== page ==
This presentation will showcase the civic engagement project of CJS 342: Victimology in which students worked with local non-profits to create a performance that acted as a fundraiser. Survivors: Local Stories of Domestic Violence raised money for Neville House and Stepping Stones. Students created art that was part of the performance, took place in the performance and assisted with the planning and execution of the event. The experience of both the instructor and the students will be shared with the audience as well as tips for incorporating performance and fundraising into a course.
Jennifer Friberg, Office of the Cross Chair in The Scholarship of Teaching and Learning
Anne Shelley, University Libraries
This presentation discusses a case study of the open access journal Teaching and Learning in Communication Sciences and Disorders. The journal was co-founded by associate editor Dr. Jennifer Friberg and is published using ISU ReD, the University's institutional repository.
David Giovagnoli, Department of English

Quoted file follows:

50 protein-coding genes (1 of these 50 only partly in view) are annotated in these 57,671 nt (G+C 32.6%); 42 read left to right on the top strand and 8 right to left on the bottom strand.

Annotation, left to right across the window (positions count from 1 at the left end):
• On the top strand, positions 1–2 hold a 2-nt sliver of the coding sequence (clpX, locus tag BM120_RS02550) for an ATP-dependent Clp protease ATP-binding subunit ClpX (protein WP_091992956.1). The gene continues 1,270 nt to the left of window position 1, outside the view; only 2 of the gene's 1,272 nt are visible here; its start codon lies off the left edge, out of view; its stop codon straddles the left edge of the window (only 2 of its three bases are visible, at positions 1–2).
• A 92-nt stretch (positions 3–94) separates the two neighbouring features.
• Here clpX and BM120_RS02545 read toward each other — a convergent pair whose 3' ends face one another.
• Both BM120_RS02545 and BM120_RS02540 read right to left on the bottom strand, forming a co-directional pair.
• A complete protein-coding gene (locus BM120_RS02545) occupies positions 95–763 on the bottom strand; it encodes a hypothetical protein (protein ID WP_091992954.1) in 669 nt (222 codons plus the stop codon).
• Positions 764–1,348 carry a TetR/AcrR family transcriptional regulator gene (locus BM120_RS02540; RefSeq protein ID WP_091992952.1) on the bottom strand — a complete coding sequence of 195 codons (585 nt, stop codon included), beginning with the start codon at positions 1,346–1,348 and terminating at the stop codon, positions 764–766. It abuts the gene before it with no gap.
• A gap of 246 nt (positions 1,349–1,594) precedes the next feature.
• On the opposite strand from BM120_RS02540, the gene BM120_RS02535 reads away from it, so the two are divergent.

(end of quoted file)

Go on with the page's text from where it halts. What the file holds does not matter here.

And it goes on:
This presentation will challenge narratives of the “digital native,” a problematic term that constructs students’ digital literacies as being always present and always proficient. Namely, this term is applied to millennial and generation z students, where the ubiquity of smart devices in their lifespans is often incorrectly translated into an assumption of their ability to use certain technologies without further instruction. Indeed, this is a narrative that reinforces classist assumptions of universal access to technology that are not always accurate. I will talk through ways to avoid stereotyping our students’ technological proficiency by showing that there are a number of discrete technological literacies, and then describing ways of making smart choices in selecting classroom technologies to avoid making technology a barrier to student success.